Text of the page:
This course explores several important ways in which digital media and internet infrastructure are shaping and constraining citizen participation and social organizing in developing and emerging countries. The course will introduce the topic of comparative politics and the comparative method to communication and media studies students interested in global communication.The course will balance theory, methods, and case studies to understand mediated crowd behaviors such as protest cascades,and social movements being facilitated by ICTs and digital media. The readings and discussions address important findings in a rapidly changing field. To address these complex relationships between diverse actors and the tensions between them, this course is organized around four themes: 1) user-centric perspectives to understand modern forms of social organizing; 2) infrastructure-centric perspectives to understand the affordances and constraints of digital technologies on organizational forms; 3) comparative cases from a range of developing countries from authoritarian to emerging democracies; and 4) contemporary tensions arising between technology activists and the infrastructure stakeholders attempting to re-structure global communication systems.
This course focuses on transnational media flows in order to explore changing dynamics of race-relations and ethnic identities in an era of increasing global connectivity. Drawing from various scholarly traditions, we will examine how the production, circulation, and consumption of media serve as key sites for negotiating race relations and shaping constructions of socio-cultural and political identities. Exploring flows of film, television, and new media within and between North America, U.K., South Asia, the Caribbean and other contexts, we will tackle a number of themes and issues including: patterns of migration, representations of identity and difference, “ethnic”cultural production, disporic youth cultures, gendered dimensions of race-relations, relationship between class and race, and state policies. Students will also have an opportunity to conduct independent research on these topics as a final project for the course.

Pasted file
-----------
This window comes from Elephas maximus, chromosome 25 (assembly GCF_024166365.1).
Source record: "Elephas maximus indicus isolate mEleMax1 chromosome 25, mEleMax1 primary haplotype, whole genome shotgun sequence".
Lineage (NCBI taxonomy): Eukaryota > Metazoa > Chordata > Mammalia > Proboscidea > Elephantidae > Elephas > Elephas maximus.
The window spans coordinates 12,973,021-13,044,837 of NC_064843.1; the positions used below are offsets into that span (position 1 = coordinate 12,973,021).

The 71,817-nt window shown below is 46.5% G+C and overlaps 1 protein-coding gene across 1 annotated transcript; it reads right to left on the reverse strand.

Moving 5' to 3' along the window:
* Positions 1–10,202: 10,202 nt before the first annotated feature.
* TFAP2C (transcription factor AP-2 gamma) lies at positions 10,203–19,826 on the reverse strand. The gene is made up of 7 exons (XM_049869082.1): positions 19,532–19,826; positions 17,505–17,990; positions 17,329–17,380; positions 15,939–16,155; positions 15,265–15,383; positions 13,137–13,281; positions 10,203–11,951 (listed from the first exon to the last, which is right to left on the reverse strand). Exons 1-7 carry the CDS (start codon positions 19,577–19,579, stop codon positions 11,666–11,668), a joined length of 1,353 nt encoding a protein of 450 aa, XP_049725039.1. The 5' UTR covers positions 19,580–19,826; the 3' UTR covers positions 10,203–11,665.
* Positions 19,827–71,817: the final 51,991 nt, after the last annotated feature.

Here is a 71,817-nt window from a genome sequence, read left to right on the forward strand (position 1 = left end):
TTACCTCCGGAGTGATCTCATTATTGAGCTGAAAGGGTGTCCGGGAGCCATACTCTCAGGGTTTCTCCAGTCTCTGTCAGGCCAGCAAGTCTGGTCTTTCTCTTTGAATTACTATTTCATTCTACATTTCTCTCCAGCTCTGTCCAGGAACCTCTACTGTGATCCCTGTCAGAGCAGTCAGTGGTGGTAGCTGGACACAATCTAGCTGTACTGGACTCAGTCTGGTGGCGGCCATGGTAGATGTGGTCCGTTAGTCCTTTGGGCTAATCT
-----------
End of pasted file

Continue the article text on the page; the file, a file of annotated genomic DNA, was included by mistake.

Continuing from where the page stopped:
In much of the world, in advanced and industrialized democracies to developing and democratizing societies, there is no longer an issue of whether the internet affects politics—but rather, where, why, and with what consequences. These consequences are also complex, where the digital politics of local contexts are increasingly determined by the decisions of stakeholders residing in altogether different countries, regions, and economies.How do we make sense of these global and transnational changes, and the world as it is being re-wired today? In this course, we will survey the growing literature of digital politics in international contexts, while considering how these lessons involve and affect other stakeholders in interconnected and disparate ways.The case studies for this capstone are the most advanced and cutting edge analyses available to date, and our discussions will also engage with current events as they unfold through the semester and in recent years. Your task in this course is to draw upon frameworks and concepts encountered in your time in communication studies, and apply and identify their capabilities and limitations towards understanding global digital politics today.
This course investigates what Communication as a discipline brings to the study of sexual publics. Rather than assuming sex is a private manner, we will analyze the ways publics are constituted through sexual practices and representations; how changing ideas about sex have been communicated to “the public”; and how these discourses of sexuality construct their audience. We will consider sexual cultures from a transnational perspective and in historical context. The course will address how structural hierarchies such as gender, race, sexual identification, age, and location help to shape sexual publics.
History, like communication studies, can “pass” as both humanistic and social scientific, which creates opportunities, but also conundrums for historically oriented analysis of mediated communication. This interdisciplinary seminar introduces students to selected perspectives, conceptualizations, and critical modes of engagement with the interplay of technology, culture, and media/communication. It incorporates readings and case studies from a range of literatures,including social and cultural history, cultural studies, sociology, and science and technology studies (STS). The aims of the course are to explore ways in which history and critical theory have converged on questions/problems surrounding the role of media and communication in everyday life; to acquaint students with ways of thinking historically about the nature of contemporary phenomena, and to prepare students for further historically contextualized study and research.